The Brain in Three Dimensions

MRI scans of the brain display colorful splotches in areas where there is a higher-than-usual level of activity, which calls for increases in bloodflow to that region (MRI machines tracks the magnetism of iron in our blood as it moves through the brain). These images are classically two-dimensional. As valuable as MRI imaging has been, showing a flat perspective of a structure than can only be understood in three dimensions is eventually quite limited in its medical applications.

Now, researchers at Eindhoven University of Technology have developed a software tool that doctors can use to convert MRI scans into three-dimensional images, such as the image seen below.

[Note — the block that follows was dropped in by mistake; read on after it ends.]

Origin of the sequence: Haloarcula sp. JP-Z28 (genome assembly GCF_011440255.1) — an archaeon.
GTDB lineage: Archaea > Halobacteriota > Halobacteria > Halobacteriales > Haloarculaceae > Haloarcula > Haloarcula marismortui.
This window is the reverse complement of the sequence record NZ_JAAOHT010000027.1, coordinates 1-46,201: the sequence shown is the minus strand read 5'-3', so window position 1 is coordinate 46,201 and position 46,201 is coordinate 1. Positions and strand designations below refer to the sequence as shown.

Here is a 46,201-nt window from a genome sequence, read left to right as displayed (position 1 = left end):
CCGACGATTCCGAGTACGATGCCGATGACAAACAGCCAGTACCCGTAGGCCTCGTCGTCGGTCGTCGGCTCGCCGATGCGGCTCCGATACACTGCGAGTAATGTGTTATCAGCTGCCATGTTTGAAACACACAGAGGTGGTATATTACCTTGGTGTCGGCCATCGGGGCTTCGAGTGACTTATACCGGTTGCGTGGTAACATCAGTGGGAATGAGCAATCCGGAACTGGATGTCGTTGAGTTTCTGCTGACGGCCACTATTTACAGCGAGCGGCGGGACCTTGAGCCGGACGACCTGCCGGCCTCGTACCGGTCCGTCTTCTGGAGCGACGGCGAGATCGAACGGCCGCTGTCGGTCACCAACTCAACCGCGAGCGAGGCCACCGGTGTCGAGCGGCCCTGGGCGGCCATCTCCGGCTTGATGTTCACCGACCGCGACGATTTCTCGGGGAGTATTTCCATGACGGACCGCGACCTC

Imaging tools like this one should increase the accuracy of diagnosing brain disfunction and allow doctors to pinpoint regions for surgery with greater precision. Read more in the official press release here. (Special thanks to TBB reader Maarten Boos for the tip).

About the author

Noah Hutton

Noah Hutton is a film director and curator, and was named a 2015 Salzburg Global Fellow in Neuroscience and Art.

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